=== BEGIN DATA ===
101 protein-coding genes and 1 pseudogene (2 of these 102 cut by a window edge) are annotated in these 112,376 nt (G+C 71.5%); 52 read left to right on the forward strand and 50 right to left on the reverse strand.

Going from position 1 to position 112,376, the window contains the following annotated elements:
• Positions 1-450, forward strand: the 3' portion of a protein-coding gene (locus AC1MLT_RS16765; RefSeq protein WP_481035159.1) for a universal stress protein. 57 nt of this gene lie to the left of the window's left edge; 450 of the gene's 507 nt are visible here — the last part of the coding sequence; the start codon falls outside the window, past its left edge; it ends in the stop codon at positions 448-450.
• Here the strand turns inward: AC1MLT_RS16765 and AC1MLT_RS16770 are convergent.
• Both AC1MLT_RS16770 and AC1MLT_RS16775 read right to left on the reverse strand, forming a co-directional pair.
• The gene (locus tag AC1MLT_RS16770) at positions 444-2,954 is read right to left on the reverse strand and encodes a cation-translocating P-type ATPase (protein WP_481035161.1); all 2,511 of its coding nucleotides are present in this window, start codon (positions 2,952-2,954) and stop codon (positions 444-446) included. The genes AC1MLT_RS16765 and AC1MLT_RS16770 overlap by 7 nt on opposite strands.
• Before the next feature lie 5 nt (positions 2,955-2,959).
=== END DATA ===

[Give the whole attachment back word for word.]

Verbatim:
101 protein-coding genes and 1 pseudogene (2 of these 102 cut by a window edge) are annotated in these 112,376 nt (G+C 71.5%); 52 read left to right on the forward strand and 50 right to left on the reverse strand.

Going from position 1 to position 112,376, the window contains the following annotated elements:
• Positions 1-450, forward strand: the 3' portion of a protein-coding gene (locus AC1MLT_RS16765; RefSeq protein WP_481035159.1) for a universal stress protein. 57 nt of this gene lie to the left of the window's left edge; 450 of the gene's 507 nt are visible here — the last part of the coding sequence; the start codon falls outside the window, past its left edge; it ends in the stop codon at positions 448-450.
• Here the strand turns inward: AC1MLT_RS16765 and AC1MLT_RS16770 are convergent.
• Both AC1MLT_RS16770 and AC1MLT_RS16775 read right to left on the reverse strand, forming a co-directional pair.
• The gene (locus tag AC1MLT_RS16770) at positions 444-2,954 is read right to left on the reverse strand and encodes a cation-translocating P-type ATPase (protein WP_481035161.1); all 2,511 of its coding nucleotides are present in this window, start codon (positions 2,952-2,954) and stop codon (positions 444-446) included. The genes AC1MLT_RS16765 and AC1MLT_RS16770 overlap by 7 nt on opposite strands.
• Before the next feature lie 5 nt (positions 2,955-2,959).